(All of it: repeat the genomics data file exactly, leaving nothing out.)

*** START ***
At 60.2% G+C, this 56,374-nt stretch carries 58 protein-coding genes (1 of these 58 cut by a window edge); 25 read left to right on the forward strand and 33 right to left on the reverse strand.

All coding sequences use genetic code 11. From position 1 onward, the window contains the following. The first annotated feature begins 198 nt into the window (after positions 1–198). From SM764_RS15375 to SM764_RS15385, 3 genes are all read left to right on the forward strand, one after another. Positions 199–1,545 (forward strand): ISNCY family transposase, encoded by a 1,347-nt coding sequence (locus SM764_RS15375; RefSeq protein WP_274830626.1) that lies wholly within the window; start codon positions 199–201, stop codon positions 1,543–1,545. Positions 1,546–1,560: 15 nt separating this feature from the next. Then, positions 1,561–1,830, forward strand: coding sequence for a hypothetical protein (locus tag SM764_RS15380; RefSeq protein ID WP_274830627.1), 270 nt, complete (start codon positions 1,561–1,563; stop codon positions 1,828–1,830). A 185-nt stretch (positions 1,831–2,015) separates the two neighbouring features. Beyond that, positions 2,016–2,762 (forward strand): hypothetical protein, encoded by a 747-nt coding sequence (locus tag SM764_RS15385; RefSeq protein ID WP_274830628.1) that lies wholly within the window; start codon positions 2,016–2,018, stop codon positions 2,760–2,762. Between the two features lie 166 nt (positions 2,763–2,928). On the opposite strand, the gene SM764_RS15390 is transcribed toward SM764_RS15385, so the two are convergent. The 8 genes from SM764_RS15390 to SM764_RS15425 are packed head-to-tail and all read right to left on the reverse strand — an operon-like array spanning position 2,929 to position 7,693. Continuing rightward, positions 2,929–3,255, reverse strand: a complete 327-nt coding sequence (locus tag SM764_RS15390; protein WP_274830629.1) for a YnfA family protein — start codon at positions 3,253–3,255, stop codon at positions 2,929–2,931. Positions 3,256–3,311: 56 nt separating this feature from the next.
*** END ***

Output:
At 60.2% G+C, this 56,374-nt stretch carries 58 protein-coding genes (1 of these 58 cut by a window edge); 25 read left to right on the forward strand and 33 right to left on the reverse strand.

All coding sequences use genetic code 11. From position 1 onward, the window contains the following. The first annotated feature begins 198 nt into the window (after positions 1–198). From SM764_RS15375 to SM764_RS15385, 3 genes are all read left to right on the forward strand, one after another. Positions 199–1,545 (forward strand): ISNCY family transposase, encoded by a 1,347-nt coding sequence (locus SM764_RS15375; RefSeq protein WP_274830626.1) that lies wholly within the window; start codon positions 199–201, stop codon positions 1,543–1,545. Positions 1,546–1,560: 15 nt separating this feature from the next. Then, positions 1,561–1,830, forward strand: coding sequence for a hypothetical protein (locus tag SM764_RS15380; RefSeq protein ID WP_274830627.1), 270 nt, complete (start codon positions 1,561–1,563; stop codon positions 1,828–1,830). A 185-nt stretch (positions 1,831–2,015) separates the two neighbouring features. Beyond that, positions 2,016–2,762 (forward strand): hypothetical protein, encoded by a 747-nt coding sequence (locus tag SM764_RS15385; RefSeq protein ID WP_274830628.1) that lies wholly within the window; start codon positions 2,016–2,018, stop codon positions 2,760–2,762. Between the two features lie 166 nt (positions 2,763–2,928). On the opposite strand, the gene SM764_RS15390 is transcribed toward SM764_RS15385, so the two are convergent. The 8 genes from SM764_RS15390 to SM764_RS15425 are packed head-to-tail and all read right to left on the reverse strand — an operon-like array spanning position 2,929 to position 7,693. Continuing rightward, positions 2,929–3,255, reverse strand: a complete 327-nt coding sequence (locus tag SM764_RS15390; protein WP_274830629.1) for a YnfA family protein — start codon at positions 3,253–3,255, stop codon at positions 2,929–2,931. Positions 3,256–3,311: 56 nt separating this feature from the next.